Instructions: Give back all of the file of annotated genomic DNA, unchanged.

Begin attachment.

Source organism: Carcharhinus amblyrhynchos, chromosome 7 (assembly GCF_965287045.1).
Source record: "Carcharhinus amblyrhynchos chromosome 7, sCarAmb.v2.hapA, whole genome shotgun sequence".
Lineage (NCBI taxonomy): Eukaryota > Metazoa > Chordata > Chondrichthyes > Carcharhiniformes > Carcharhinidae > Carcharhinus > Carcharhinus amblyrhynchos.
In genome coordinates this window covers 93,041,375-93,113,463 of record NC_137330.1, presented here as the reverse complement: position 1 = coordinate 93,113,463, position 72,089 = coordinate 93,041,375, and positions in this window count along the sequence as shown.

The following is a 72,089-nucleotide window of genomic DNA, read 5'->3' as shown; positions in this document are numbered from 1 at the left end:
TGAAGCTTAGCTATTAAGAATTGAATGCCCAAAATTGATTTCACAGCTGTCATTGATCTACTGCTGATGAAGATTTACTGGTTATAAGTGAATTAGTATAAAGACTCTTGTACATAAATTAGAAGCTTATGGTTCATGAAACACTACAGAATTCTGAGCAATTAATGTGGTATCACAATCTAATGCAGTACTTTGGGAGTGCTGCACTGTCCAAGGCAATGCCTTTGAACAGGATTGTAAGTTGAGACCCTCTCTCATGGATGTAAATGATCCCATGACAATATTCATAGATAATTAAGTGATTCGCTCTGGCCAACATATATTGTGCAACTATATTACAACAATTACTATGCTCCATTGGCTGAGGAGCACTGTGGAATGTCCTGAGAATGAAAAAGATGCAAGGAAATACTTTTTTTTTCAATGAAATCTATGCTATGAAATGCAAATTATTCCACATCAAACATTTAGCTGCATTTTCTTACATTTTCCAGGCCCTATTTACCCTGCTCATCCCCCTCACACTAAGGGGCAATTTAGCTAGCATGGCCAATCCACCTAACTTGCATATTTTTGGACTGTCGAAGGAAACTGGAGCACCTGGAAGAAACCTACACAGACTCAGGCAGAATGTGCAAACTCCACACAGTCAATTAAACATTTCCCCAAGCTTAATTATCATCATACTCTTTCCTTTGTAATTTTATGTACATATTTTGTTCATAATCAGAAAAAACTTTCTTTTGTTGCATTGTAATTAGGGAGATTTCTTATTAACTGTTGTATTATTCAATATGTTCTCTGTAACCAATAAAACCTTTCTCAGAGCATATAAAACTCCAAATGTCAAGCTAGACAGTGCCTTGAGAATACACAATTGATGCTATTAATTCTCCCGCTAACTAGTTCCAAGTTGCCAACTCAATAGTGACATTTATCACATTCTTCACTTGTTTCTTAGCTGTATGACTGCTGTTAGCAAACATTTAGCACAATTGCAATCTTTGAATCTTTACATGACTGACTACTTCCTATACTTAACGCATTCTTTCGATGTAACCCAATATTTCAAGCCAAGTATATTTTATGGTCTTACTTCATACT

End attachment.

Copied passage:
Source organism: Carcharhinus amblyrhynchos, chromosome 7 (assembly GCF_965287045.1).
Source record: "Carcharhinus amblyrhynchos chromosome 7, sCarAmb.v2.hapA, whole genome shotgun sequence".
Lineage (NCBI taxonomy): Eukaryota > Metazoa > Chordata > Chondrichthyes > Carcharhiniformes > Carcharhinidae > Carcharhinus > Carcharhinus amblyrhynchos.
In genome coordinates this window covers 93,041,375-93,113,463 of record NC_137330.1, presented here as the reverse complement: position 1 = coordinate 93,113,463, position 72,089 = coordinate 93,041,375, and positions in this window count along the sequence as shown.

The following is a 72,089-nucleotide window of genomic DNA, read 5'->3' as shown; positions in this document are numbered from 1 at the left end:
TGAAGCTTAGCTATTAAGAATTGAATGCCCAAAATTGATTTCACAGCTGTCATTGATCTACTGCTGATGAAGATTTACTGGTTATAAGTGAATTAGTATAAAGACTCTTGTACATAAATTAGAAGCTTATGGTTCATGAAACACTACAGAATTCTGAGCAATTAATGTGGTATCACAATCTAATGCAGTACTTTGGGAGTGCTGCACTGTCCAAGGCAATGCCTTTGAACAGGATTGTAAGTTGAGACCCTCTCTCATGGATGTAAATGATCCCATGACAATATTCATAGATAATTAAGTGATTCGCTCTGGCCAACATATATTGTGCAACTATATTACAACAATTACTATGCTCCATTGGCTGAGGAGCACTGTGGAATGTCCTGAGAATGAAAAAGATGCAAGGAAATACTTTTTTTTTCAATGAAATCTATGCTATGAAATGCAAATTATTCCACATCAAACATTTAGCTGCATTTTCTTACATTTTCCAGGCCCTATTTACCCTGCTCATCCCCCTCACACTAAGGGGCAATTTAGCTAGCATGGCCAATCCACCTAACTTGCATATTTTTGGACTGTCGAAGGAAACTGGAGCACCTGGAAGAAACCTACACAGACTCAGGCAGAATGTGCAAACTCCACACAGTCAATTAAACATTTCCCCAAGCTTAATTATCATCATACTCTTTCCTTTGTAATTTTATGTACATATTTTGTTCATAATCAGAAAAAACTTTCTTTTGTTGCATTGTAATTAGGGAGATTTCTTATTAACTGTTGTATTATTCAATATGTTCTCTGTAACCAATAAAACCTTTCTCAGAGCATATAAAACTCCAAATGTCAAGCTAGACAGTGCCTTGAGAATACACAATTGATGCTATTAATTCTCCCGCTAACTAGTTCCAAGTTGCCAACTCAATAGTGACATTTATCACATTCTTCACTTGTTTCTTAGCTGTATGACTGCTGTTAGCAAACATTTAGCACAATTGCAATCTTTGAATCTTTACATGACTGACTACTTCCTATACTTAACGCATTCTTTCGATGTAACCCAATATTTCAAGCCAAGTATATTTTATGGTCTTACTTCATACT